In the spring of 2019, we designed, built, and implemented a virtual reality system of the inside of a coal mine circa 1950 for the
Canmore Museum, entitled "Inside the Mine, a virtual reality experience".
The mines in Canmore had been closed 40 years previously and all of the old tunnels - though there are many, many kilometres of them - were all collapsed, flooded, or too unstable for tours. Thus, it was felt to be a perfect project for Virtual Reality.
Eight other studios across North America bid on the contract. Otago Computing was successful because we:
Once the contract was won, we cleared the decks to deliver a full VR system in just three months!
Several concepts were tried, with each an improvement on the previous, as we built toward these criteria:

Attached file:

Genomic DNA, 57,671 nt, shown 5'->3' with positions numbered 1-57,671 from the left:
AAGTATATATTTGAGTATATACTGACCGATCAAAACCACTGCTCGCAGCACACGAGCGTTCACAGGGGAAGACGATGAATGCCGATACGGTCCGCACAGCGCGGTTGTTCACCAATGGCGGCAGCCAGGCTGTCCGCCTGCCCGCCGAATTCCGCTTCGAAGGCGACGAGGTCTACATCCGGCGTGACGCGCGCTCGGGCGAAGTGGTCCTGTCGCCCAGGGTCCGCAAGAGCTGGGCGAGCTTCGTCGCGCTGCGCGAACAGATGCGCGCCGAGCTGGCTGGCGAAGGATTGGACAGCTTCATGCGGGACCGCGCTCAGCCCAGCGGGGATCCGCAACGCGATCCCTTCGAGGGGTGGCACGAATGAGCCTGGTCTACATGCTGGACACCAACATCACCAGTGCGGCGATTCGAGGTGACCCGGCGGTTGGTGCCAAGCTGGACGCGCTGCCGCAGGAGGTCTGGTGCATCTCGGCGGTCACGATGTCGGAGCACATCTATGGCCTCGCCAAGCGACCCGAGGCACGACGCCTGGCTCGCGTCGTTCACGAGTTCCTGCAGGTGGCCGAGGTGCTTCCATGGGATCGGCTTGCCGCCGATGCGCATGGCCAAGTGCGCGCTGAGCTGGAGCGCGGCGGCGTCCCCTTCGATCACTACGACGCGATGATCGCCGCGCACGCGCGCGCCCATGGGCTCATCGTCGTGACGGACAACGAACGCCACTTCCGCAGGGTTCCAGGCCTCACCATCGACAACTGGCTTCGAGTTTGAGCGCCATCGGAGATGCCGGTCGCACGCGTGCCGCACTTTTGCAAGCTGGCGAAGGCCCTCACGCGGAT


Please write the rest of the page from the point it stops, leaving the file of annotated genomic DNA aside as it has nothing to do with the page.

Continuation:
Here are some diagrams and early renders to show the progression:
Since we guarantee our work (not happy, we work within the budget until you are or you don't pay) we really need top be sure that we are always on track. We do this by building out the solution in stages that are signed-off with clear dated and described milestones.
Here are some clips of the mine as it moved through the development process and was improved after the museum's steering committee approved the next stage:
We also collaborated with the retired local miners to gather their guidance, and to provide some narrative and exposition to explain what people were experiencing in the mine. Here's a few nuggets:
The museum director (at the time of the project) - Jason Gariepy - stated: "the VR feedback has been overwhelmingly positive."
Gerry Stephenson, the former manager of the mine operations, exclaimed: "I felt I was in the Wilson seam of No.4 Mine, once again after 40 years!".
To date, the VR solution has been running without a single issue related to the software build.
If you want to experience the full power of this VR project, drop by the Canmore Museum and Geo-science Centre and take a look!